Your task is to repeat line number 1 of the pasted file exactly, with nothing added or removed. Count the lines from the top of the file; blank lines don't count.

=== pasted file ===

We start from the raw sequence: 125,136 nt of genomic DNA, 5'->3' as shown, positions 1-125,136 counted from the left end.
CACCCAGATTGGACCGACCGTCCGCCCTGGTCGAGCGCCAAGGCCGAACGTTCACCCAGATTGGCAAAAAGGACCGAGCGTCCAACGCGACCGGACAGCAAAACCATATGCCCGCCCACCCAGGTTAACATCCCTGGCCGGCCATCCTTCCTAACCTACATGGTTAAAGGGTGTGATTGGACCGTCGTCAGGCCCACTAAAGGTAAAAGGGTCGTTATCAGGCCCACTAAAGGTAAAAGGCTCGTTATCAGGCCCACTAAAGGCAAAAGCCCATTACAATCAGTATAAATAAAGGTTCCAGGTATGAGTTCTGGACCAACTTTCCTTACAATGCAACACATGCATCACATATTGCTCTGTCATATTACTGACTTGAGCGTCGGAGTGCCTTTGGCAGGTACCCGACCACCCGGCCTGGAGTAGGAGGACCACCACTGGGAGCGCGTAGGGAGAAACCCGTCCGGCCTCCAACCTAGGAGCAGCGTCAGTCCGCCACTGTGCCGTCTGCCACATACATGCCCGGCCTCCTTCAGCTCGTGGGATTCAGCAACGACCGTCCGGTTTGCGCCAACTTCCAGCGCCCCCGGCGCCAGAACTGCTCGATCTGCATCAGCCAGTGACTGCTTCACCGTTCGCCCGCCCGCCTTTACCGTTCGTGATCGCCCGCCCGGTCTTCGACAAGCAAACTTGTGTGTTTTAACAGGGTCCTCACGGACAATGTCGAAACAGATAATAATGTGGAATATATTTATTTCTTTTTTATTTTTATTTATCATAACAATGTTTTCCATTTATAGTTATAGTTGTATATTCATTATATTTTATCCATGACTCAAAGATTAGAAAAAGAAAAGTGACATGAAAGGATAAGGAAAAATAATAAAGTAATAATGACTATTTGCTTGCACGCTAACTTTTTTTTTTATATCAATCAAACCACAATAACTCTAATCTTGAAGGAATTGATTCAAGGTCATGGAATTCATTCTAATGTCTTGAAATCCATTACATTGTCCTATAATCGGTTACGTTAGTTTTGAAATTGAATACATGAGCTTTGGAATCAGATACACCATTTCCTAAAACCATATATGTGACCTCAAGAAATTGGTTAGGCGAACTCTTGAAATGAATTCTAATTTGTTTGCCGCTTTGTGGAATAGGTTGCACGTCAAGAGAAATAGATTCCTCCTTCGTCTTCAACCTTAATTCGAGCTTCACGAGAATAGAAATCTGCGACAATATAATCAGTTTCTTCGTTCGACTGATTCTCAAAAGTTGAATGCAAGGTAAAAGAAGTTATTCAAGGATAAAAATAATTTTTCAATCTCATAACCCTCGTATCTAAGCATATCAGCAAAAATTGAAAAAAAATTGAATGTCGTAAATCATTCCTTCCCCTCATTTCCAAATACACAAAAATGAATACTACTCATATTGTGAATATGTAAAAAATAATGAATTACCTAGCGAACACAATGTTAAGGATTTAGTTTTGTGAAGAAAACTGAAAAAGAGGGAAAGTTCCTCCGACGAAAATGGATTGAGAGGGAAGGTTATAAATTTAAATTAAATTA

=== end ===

We start from the raw sequence: 125,136 nt of genomic DNA, 5'->3' as shown, positions 1-125,136 counted from the left end.